Under the growing volley of spells, the statue was breaking faster. The thrones were beginning to crack and hideous pieces of stone flesh were falling to the ground. Kingsley could see a fissure starting in the centre of the great plinth.
With a voice growing hoarse, he yelled ‘Reducto!’
An almighty noise like a thunderbolt reverberated around the Atrium. Someone was pulling Kingsley back. Then there was dust and stone and he couldn’t breathe for a moment.
‘Sir? Sir, are you all right?’ Kingsley blinked his eyes open. An impressively square-shouldered man with teal blue eyes was looking down at him anxiously.
‘Give me a hand.’ The man helped him to his feet, his eyes darting about in mingled shock and awe.
Kingsley turned back to where the statue had once stood, looking with relief at the sea of black rubble which now filled the huge space.
His rescuer was still standing beside him. Kingsley looked at the man curiously. ‘What do you normally do here?’
‘I’m a lawyer,’ the man told him. ‘I used to be in the International Magical Office of Law before…’ His voice trailed off.
Kingsley nodded and made a swift decision. ‘Good. I shall need your help. Come to my office when you’re ready.’ He glanced around, finding the Atrium now filled with Ministry staff, waiting in awed silence for something. This was it, then.
The Minister for Magic climbed up onto a convenient lump of granite and looked out across the room. Wizards and witches looked up to him, needing to be told what was next.
His voice was shaking as he began. ‘Yesterday the victory we have all been longing for was won. Today there are many in the Wizarding world, including no doubt some of you are here now, who need do no more than grieve for their lost heroes and be grateful for those who were spared.’ In the back, Kingsley spotted a clump of red and swallowed hard. Arthur and Percy. ‘But I must ask all of you here in the Ministry to join me in a further task. Already in this act,’ he gestured to the remnants of the statue, ‘we have begun the work of restoring those most precious things that have been stolen from us.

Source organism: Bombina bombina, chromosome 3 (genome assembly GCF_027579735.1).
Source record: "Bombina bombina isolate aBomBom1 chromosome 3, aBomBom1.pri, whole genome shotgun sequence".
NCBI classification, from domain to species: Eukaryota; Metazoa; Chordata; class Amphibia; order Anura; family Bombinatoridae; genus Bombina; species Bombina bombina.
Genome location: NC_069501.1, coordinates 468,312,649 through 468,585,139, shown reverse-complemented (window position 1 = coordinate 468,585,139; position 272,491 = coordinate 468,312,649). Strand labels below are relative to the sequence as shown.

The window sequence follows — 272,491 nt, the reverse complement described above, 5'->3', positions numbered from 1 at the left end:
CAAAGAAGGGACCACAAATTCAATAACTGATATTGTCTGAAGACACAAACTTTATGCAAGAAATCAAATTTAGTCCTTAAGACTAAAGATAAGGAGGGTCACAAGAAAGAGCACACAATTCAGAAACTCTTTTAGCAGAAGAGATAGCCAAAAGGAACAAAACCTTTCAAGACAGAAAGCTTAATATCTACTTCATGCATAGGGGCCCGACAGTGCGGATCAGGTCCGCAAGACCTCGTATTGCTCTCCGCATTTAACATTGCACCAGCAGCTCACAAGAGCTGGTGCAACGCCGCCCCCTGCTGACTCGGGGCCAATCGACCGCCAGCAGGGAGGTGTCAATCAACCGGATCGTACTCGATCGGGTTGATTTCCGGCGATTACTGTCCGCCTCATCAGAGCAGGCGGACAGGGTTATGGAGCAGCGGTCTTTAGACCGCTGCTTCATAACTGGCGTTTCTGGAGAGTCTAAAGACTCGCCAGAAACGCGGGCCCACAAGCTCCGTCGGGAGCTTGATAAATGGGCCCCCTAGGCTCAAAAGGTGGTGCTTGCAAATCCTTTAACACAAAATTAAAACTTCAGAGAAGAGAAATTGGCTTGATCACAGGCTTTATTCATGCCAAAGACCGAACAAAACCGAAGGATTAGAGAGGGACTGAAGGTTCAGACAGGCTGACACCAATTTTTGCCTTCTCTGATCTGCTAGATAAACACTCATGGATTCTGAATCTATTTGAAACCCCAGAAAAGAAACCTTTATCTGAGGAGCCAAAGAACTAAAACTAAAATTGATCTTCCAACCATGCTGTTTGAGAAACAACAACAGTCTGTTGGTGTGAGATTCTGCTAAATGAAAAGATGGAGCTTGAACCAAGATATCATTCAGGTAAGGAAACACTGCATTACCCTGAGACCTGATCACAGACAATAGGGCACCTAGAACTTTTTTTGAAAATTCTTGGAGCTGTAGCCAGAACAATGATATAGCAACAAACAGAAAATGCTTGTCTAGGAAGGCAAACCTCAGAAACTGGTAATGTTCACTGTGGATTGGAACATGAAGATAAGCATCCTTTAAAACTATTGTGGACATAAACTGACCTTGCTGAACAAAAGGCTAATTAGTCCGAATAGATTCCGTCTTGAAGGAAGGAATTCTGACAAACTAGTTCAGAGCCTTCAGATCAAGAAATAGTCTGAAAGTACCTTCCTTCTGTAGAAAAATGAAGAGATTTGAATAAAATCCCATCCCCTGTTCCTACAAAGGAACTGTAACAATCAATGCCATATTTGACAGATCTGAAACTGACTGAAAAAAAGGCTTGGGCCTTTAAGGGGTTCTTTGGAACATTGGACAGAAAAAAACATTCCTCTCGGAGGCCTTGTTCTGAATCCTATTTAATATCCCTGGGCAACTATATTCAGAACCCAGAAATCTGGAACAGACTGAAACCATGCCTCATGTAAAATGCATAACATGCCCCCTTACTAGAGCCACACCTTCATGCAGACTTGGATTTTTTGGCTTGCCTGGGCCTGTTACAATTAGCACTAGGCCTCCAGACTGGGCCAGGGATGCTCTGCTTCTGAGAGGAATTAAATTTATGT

‘Our task will be to build trust where there has been only fear and suspicion; to restore freedom to those who have been oppressed; to renew hope where the future has seemed dark. I cannot achieve these things alone any more than I could have destroyed this statue alone. I call on each of you here now, to work with me to rebuild a better world for us and for our children for generations to come.’ The confidence that had been building as he spoke ended with a resounding cry, answered by the loud cheers of his audience.
Kingsley jumped down from his makeshift podium and bent to grasp a small chunk of rubble, slipping it into the pocket of his robes. He thought he might need to remember, not the evil which had constructed the loathsome monument, but the united strength that had brought it down.
Author's note: I originally thought I might try and do something funny - a press conference with Rita Skeeter and Lee Jordan, or Kingsley explaining to Tony Blair what was going on. But the more I thought about, the more I realised I had no idea what that first day would be like, and nor would anyone else, including Kingsley. And then I remembered that statue. When I read DH that was the moment at which I was almost sick. It reminded me so vividly of the stories of the Nazis making lampshades out of human skin. I knew then that I needed to write the story of it being destroyed, in a Berlin Wall type scenario. Hence this.
Oh, and the impressively square-shouldered lawyer? Rhetor. ;)